Chances are that you may have noticed Bitcoin’s recent value drop this week, which may be fuelled by the currency’s power struggle that has been going on for a while.
To put things better into perspective, the recent value drop is directly related to the block size debate, which has been going on for more than two years. With this in mind, the main players in the digital currency industry are debating the right way to scale the network, in order to help it accommodate more transactions, as bitcoin continues to grow, and be adopted by many more people and companies. At this moment in tie, the block data cap is of 1 MB, roughly every 10 minutes. Some people want to raise this limit, under what has been referred to as Bitcoin Unlimited, to a flexible cap that would allow more transactions to be carried out for each block in particular. At the other side of the spectrum, we have the developers behind Bitcoin Core, who want to go ahead and keep the 1 MB limit, yet attempt to make the system a bit more efficient, hence also processing more transactions per each block. While the scope behind each end of the debate seems noble, the side effects for both decisions can be quite dangerous, as they both can transform bitcoin to either digital gold, or electronic cash, as mentioned by Adam White.
The philosophical disagreement has unfortunately managed to become a power struggle, which is horrible news for the bitcoin community. In case of a hard fork, the bitcoin network would be split into two separate parts, thus considerably reducing its power, and eliminating many of the benefits that made bitcoin so popular in the first place.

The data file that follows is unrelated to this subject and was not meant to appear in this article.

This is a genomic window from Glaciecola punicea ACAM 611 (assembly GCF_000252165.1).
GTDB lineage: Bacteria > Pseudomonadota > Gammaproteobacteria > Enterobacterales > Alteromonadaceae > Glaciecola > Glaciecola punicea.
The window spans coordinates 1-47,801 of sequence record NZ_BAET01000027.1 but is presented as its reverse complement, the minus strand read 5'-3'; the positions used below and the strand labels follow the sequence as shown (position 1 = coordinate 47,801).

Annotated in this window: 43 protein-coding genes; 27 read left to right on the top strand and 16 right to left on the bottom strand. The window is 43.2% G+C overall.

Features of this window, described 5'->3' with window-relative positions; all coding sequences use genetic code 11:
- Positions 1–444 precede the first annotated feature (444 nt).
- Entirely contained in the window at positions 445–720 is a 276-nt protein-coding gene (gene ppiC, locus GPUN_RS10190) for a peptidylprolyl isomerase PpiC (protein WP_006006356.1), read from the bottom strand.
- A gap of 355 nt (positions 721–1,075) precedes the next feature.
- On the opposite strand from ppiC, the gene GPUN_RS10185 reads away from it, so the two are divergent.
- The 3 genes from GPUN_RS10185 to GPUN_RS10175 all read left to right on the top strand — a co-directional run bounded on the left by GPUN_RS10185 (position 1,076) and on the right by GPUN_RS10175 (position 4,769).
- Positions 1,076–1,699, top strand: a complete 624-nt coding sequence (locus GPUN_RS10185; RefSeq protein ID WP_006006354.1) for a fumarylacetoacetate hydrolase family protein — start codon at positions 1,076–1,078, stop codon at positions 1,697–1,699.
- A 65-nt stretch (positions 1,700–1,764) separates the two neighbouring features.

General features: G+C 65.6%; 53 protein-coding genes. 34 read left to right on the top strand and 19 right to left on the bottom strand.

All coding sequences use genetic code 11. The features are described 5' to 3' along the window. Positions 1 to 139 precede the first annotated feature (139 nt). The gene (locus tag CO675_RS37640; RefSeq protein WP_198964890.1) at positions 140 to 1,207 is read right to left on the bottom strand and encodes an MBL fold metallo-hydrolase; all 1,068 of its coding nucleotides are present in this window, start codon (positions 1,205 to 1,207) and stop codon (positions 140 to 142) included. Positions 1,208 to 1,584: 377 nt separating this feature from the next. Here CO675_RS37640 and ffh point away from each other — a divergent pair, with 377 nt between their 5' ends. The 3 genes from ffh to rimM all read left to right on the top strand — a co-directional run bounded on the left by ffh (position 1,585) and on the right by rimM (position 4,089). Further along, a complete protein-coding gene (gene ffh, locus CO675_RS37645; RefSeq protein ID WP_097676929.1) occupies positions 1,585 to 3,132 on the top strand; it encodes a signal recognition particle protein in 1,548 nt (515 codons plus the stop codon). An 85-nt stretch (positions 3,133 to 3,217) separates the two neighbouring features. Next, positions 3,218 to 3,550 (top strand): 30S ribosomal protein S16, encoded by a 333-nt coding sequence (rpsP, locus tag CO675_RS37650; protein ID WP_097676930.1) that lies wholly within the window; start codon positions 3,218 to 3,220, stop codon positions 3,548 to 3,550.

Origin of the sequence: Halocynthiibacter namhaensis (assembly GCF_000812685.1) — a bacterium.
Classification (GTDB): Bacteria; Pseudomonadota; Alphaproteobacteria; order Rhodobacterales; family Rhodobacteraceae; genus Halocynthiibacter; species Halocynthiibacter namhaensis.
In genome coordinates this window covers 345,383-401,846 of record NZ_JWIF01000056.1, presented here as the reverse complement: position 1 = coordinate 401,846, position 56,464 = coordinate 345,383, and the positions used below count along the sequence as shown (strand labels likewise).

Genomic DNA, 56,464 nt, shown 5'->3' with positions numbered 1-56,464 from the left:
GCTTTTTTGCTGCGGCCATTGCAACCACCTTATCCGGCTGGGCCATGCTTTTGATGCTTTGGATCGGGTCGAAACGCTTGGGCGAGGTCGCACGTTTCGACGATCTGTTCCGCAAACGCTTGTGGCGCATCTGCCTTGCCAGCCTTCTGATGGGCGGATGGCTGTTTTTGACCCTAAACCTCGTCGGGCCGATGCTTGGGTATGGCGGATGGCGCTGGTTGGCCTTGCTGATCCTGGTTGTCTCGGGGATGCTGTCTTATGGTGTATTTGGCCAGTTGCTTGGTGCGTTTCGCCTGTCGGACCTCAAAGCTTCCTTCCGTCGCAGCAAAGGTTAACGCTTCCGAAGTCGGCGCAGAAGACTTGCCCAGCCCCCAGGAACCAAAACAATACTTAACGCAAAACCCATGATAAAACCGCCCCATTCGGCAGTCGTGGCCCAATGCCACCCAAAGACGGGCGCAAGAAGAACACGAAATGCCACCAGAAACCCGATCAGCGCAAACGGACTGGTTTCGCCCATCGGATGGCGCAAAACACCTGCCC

Understanding between the developers and miners should be ensured at all times, regardless of the lack of trust between the two entities. At the core of bitcoin, we have the developers which make the most important decisions, most of whom want to see bitcoin controlled by one or a few entities (either the government or miners). Regardless of this aspect, without miners, the bitcoin network would most likely die, and fall apart, as it would be run by an oligopoly.
The block size debate has led to numerous price crashes in the past, and will surely have a negative influence in the future if consensus is not reached. Companies, such as Circle, have already decided to begin warning customers to use caution when dealing with the digital currency, as a hard fork will likely have a strong impact on its value. In a recent press statement, the folks behind Circle mentioned that: ‘The only way to avoid the potential negative consequences of a bitcoin fork is to not hold bitcoin’. While some think that this measure is a bit too much for what we’re currently dealing with, keeping an eye on the market and on the latest developments is a must for anyone holding any amount of bitcoin.
Based on everything that has been outlined so far, what do you think about the latest developments surrounding the bitcoin block size debate? Let us know your thoughts in the comment section below.